...Appreciative "The Loss of Stanley Donen"
STANLEY DONEN (1924 - 2019)
Hollywood film director Stanley Donen passed away this February 21st, 2019, at age ninety-four. Known for directing such musical classics as “Singin’ in the Rain” (1952), “Damn Yankees!” (1958) and “Funny Face” (1957) – the latter with dancing icon Fred Astaire and a sprightly Audrey Hepburn – Donen was a magical, whimsical powerhouse director whose ethereal glitter will be greatly missed. For me, however, I most loved Donen’s 1960s non-musical films. My three favorites are “The Grass Is Greener” (1960), “Charade” (1963), and “Two for the Road” (1967). Think Donen was only good at manufacturing glittering images alongside a glittering Gershwin melody? Au contraire. Watch these three non-musicals and be pleasantly surprised. Now the reasons why a person might love one artist over another can sometimes be tough to articulate, to pin down. But for me, I’ve always known why I loved Donen.
He’s known for AWESOME opening credits. Opening credits? Totally. I first fell in love with his opening credits when watching “Two for the Road” (1967) back when I was in high school. When I saw this black background suddenly spring to beautiful life with a unique, imaginative, almost cartoon-like green tree, then continue with beautifully vibrant 1960s yellow, red, etc., road signage, and finally a sweet lilting orange road with a white car – all a fitting nod to the film’s "roadsy" title – I was hooked. Couple that with composer Henry Mancini’s sweet instrumental opening music – wow – I almost cried even before this movie started! This is trademark Donen. He hooks you immediately. His opening credits are distinctive, engaging. Now I must give credit where credit is due. Famed title designer Maurice Binder is responsible for these opening credits. But still. The director gets the final “sign-off” on all aspects of a film. So kudos to Donen on these unique, colorful 1960s credits. He allowed Binder to shine.
Donen got the best actors for his movies, and knew how to get arguably their best performances. Anyone who has seen Audrey Hepburn in “Two for the Road” (1967) is shocked at her darker, more realistic, and glossed “down” portrayal of an unhappily married woman named Joanna Wallace. Her portrayal is touchingly believable. This is said to be one of her best, most critically acclaimed – though often overlooked – performances. Sure, rumor has it that the film “The Grass Is Greener” (1960) could have benefited from more rehearsal time for its male leads – Cary Grant and Robert Mitchum – but for diehard fans of these legendary actors (which I am), there are still enough laughs to be had in this “drawing room” rom-com. Plus, their characters' on-screen paramours – legendary actresses Deborah Kerr and Jean Simmons – save the day. Their performances are as stellar as always. I love the playfulness and witty banter of “The Grass Is Greener” (1960), even if it feels tedious at times. Additionally, I ADORE the London romance sequence between Mitchum and Kerr – they’re not even present in most of their own love scenes! Brilliant, right? You’ll need to watch this movie to see what I mean. Think an abandoned canoe, an abandoned picnic blanket, and where do these two lovebirds run off to after skipping out on the theater? Donen was wonderfully clever. By keeping these two actors off-screen, and only sweetly alluding to their characters' illicit affair, he ultimately keeps these adulterous characters wholesome and likeable. Yes, he knew how to get a good performance. What irony.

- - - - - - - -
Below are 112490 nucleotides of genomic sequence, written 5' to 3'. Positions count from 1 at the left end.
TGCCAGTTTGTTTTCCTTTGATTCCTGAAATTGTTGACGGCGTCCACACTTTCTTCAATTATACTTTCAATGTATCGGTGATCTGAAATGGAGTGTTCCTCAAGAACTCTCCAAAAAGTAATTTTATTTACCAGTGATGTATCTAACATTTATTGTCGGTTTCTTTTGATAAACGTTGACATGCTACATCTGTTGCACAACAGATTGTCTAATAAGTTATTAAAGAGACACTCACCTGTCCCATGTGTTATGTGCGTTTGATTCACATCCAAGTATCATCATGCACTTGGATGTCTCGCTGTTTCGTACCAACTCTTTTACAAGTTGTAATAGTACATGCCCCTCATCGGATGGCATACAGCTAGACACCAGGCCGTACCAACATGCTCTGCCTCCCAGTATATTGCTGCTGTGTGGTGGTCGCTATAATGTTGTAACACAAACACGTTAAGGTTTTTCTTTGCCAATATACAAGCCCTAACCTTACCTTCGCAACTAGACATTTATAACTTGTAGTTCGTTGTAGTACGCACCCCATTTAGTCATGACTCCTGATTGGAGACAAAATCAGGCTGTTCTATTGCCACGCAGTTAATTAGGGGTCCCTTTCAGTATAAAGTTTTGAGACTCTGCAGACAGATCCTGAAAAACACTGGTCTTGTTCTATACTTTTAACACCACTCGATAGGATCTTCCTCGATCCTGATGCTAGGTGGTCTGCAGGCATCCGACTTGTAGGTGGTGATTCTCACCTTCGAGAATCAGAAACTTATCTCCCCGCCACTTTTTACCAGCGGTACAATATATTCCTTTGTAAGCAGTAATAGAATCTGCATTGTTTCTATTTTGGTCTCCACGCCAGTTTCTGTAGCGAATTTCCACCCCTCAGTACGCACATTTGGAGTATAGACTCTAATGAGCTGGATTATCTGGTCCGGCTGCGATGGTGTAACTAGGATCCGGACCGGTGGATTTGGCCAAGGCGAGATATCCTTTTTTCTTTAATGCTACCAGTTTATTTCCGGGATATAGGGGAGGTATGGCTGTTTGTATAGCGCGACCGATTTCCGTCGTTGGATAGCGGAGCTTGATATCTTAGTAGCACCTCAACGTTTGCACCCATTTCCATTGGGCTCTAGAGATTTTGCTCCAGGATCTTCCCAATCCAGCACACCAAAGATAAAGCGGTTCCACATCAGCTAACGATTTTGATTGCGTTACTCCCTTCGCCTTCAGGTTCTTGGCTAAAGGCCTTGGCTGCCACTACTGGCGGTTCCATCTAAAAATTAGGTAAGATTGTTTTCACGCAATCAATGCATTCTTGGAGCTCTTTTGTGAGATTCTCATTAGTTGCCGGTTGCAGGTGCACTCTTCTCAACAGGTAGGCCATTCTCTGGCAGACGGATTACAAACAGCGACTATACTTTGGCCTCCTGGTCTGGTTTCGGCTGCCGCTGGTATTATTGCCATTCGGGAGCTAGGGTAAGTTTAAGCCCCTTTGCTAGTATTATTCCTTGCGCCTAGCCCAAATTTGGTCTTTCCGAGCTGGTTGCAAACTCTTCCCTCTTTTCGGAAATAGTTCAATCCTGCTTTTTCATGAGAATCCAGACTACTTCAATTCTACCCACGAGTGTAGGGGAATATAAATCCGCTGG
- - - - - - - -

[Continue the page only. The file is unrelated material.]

Donen always brought the "sparkle" factor to his movies. For “Charade” (1963), the most critically and commercially successful of my three favorite ‘60s Donen films, I am forever blown away by its quality. Every stylized shot (Donen’s mastery of the 1950s highly stylized musical is evident here), every plot-twist, and every romantic moment between actors Cary Grant and Audrey Hepburn is THRILLING. When first watching this movie, I was certain Alfred Hitchcock had directed. Turns out it was Donen! The undisputed “Master of Suspense” Hitchcock has nothing on Donen in this film. Donen ROCKS. It must’ve been amazing to watch this film in a darkened movie theater in the 1960s. “Charade” (1963) is a “let's go to the movies” kind of film. It’s movie-making at its best – what all those silvery, gray-haired cinema-gods might’ve hoped for when inventing celluloid back in 1889. Of course, too, “Charade” (1963) has superb opening credits. They, like “Two for the Road” (1967), are bright 1960s colors and geometrics, but this time – throw in a Henry Mancini song that’s mysterious and suspenseful. It’s James Bondish, 007ish – yet still unique.
I’m sorry that Stanley Donen has passed away. There aren’t many Old Hollywood greats still living – and Donen was one who proved that a great director can be just as magnificent and larger-than-life as any brilliant actor or actress. To me, he's in the ranks of other fantastic deceased directors – Sidney Lumet, Sydney Pollack, Elia Kazan, and the aforementioned Alfred Hitchcock.
Donen's aesthetic was uniquely magical. Because of this, he was one of the first directors who made me want to peek BEHIND the movie curtain – instead of staying in front with all those ravishing peacock-like performers. It’s easy to love an actor or actress. After all, they’re who we see. But Donen expanded my appreciation of movie-making. I’m grateful to him for that. To this day, when I see an old 1950s or 1960s movie with awesome opening credits, I think – “Is this a Donen film?” It takes a skillful, caring hand to create an excellent movie that will touch people. Donen had this in spades, and it showed – right down to his opening credits.